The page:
On Friday, the National Collegiate Athletic Association (NCAA) made the decision to ban Football Bowl Subdivision teams from getting recruited in satellite camps, according to their statement. The release states that the Division I Council is responsible for approving the proposal banning FBS from conducting camps anywhere except in their own school’s premises.
Unfortunately for wannabe football players expecting to be recruited in camps off school property, the chance won’t get to where they are as the ruling on the ban of FBS teams is effective immediately. Considering that plenty of football coaches had already taken upon them to hold camps in other states or locations, it’s hard to say who is the target of the approved proposal by the NCAA Division I Council.
Still, among the requirements of the new rule approved on Friday, is now mandatory for FBS schools to hold camps and clinics in the premises of their own schools. The designated locations within school property for both camps and clinics will be the facilities normally used for activities or practice.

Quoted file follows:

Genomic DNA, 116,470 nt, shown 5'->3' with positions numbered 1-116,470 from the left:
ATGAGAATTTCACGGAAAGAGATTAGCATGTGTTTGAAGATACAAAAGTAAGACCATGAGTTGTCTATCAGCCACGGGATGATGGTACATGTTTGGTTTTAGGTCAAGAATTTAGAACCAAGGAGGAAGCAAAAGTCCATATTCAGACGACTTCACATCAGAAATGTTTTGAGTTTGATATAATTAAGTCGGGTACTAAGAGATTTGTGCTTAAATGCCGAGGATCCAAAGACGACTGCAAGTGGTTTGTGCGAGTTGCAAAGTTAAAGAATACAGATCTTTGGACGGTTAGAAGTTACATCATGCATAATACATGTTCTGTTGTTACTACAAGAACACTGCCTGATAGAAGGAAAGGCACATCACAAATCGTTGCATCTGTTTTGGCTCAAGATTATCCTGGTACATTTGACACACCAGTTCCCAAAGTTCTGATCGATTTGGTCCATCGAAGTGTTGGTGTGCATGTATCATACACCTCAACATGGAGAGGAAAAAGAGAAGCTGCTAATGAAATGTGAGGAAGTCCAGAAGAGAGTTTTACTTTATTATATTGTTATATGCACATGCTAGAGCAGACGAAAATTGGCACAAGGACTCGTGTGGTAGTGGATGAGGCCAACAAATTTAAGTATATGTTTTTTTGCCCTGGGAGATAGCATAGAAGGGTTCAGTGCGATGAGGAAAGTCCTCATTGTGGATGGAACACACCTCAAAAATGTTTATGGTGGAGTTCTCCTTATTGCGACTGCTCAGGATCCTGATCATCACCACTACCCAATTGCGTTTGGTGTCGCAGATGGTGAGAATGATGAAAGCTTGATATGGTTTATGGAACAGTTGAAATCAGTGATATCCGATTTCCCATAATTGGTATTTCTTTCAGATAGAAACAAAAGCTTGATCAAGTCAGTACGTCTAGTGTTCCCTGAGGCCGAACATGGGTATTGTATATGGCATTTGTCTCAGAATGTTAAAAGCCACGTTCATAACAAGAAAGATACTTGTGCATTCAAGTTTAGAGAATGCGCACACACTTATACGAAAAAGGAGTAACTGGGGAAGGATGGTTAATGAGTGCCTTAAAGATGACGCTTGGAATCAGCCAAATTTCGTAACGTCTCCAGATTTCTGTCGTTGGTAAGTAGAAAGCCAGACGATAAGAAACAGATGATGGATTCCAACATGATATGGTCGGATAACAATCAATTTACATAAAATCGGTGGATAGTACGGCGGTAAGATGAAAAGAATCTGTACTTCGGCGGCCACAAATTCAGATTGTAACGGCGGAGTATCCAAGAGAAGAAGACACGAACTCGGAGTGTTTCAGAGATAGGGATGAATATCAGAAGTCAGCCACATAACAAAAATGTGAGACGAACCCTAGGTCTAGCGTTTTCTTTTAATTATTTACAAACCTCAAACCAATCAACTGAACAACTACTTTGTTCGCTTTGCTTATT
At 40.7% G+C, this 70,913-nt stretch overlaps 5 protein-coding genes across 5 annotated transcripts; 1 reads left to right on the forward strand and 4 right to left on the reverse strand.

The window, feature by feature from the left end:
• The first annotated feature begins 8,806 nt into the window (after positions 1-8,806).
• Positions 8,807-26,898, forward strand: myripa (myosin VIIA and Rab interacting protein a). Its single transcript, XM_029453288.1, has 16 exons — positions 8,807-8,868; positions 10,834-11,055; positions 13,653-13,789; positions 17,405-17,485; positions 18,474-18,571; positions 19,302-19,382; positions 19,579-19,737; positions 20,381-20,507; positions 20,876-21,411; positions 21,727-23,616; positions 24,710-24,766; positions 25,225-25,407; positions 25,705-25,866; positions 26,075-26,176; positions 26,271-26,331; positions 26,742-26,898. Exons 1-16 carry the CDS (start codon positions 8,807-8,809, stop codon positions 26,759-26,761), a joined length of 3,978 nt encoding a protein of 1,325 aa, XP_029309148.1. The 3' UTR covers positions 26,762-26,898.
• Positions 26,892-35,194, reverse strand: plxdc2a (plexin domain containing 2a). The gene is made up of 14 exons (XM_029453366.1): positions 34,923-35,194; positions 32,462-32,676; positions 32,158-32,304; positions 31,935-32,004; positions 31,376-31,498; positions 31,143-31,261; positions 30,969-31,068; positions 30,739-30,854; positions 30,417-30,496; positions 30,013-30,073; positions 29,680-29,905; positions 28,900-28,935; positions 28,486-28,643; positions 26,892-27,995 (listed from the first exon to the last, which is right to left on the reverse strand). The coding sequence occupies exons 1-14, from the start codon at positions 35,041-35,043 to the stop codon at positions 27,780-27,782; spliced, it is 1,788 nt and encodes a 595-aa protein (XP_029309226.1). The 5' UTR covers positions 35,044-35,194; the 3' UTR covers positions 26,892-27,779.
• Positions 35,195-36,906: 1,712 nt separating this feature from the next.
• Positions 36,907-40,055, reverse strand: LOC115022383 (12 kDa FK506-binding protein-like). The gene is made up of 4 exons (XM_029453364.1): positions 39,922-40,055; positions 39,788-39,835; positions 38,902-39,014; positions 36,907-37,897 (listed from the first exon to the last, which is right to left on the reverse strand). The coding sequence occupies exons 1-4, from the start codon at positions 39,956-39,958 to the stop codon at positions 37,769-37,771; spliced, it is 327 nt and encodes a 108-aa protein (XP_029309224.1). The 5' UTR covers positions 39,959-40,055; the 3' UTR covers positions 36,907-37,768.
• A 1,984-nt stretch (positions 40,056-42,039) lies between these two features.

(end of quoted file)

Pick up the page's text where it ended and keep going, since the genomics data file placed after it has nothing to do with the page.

Satellite camps offer a new outlook on the game as well as fresh blood to a team, as it holds camps off their area which enlarges the possibility for potential players to try out for a football team. For instance, Penn State’s coach James Franklin stirred some commotion nationwide when he held camps in Florida as well as Georgia, which is now strictly prohibited by the NCAA and the SEC.
What pushed the proposal to be approved?
The Securities & Exchange Commission was one of the most influential figures on banning satellite camps for FBS schools. Even though some people look at this as a punishment and a preventive way for players to be recruited within their own area, many differ from that line of thought.
The new proposal made effective immediately on Friday aims to protect the schools recruiting territory, as well as making life a little easier for coaches. Nevertheless, some coaches did it not because they had to, but because they enjoyed watching new talents across the United States.
Coach Kevin Rose was one of the first ones to defend the satellite camps as he claimed the NCAA decision is disappointing for him and his team. Moreover, coach Rose claimed the opportunity for kids in north Alabama to get some extra exposure could be forgotten due to the decision to ban satellite camps and clinics outside the team’s school premises.
Source: USA Today